Q: I’m sure I read this in a recent column but I can’t find it on your website, LawProblems.com.
A buyer made an offer to purchase a home and placed a deposit. For some reason the sale did not go through and the seller kept the buyer’s deposit as damages. The seller later sold the property at a higher price and actually benefited from the first deal falling apart. The seller then had to return the first buyer’s deposit because the seller didn’t have any damages. Is this true?
A: It is true that in some real estate contracts, a seller can retain earnest money to cover his or her damages in case the buyer fails to close on the sale. But if the seller has no damages, the earnest money must be returned to the buyer.
However, not all real estate contracts are drafted the same way, and not all states have the same legal requirements.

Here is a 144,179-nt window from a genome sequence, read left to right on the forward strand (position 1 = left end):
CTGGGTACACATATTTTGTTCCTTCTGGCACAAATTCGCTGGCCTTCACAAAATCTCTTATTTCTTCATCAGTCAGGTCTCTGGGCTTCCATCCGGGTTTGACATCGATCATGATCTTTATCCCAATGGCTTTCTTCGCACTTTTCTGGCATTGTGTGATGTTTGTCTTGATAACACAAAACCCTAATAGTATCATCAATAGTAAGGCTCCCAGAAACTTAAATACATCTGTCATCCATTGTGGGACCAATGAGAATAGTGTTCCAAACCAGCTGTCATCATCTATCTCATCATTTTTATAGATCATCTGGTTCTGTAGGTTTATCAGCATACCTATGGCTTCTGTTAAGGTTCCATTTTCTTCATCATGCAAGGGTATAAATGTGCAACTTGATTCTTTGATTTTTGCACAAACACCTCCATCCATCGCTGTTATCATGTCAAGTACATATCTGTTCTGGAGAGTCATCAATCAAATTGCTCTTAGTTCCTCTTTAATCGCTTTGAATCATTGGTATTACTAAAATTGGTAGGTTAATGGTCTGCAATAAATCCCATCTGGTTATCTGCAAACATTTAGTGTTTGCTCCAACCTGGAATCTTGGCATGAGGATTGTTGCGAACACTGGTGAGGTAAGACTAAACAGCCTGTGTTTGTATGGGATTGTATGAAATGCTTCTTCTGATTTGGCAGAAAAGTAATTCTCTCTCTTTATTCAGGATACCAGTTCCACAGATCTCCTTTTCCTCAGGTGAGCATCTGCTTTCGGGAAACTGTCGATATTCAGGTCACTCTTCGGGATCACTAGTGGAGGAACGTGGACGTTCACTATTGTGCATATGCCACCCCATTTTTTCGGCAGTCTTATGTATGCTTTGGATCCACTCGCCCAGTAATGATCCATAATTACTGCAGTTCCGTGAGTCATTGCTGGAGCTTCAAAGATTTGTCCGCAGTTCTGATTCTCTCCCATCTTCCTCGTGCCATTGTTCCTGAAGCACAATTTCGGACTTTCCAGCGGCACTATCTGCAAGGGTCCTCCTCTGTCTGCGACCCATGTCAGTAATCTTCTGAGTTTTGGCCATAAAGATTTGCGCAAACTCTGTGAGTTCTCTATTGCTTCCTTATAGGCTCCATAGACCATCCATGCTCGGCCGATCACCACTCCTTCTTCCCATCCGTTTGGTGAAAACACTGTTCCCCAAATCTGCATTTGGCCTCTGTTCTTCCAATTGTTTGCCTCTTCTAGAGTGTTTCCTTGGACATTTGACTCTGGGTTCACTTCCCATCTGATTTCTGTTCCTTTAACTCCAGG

Some states allow for what is called a “liquidated damages” clause. If a contact contains a liquidated damages clause, a seller keeps the earnest money as his or her only remedy. If the seller’s damages are more than the earnest money, the seller can’t get more money from the buyer. If the seller’s damages are less than the amount he or she received, the seller is out of luck.
Some courts take a dim view of liquidated damages clauses and in many cases will look to the transaction to determine what the parties’ intent was and whether the provision was fair at the time it was entered into.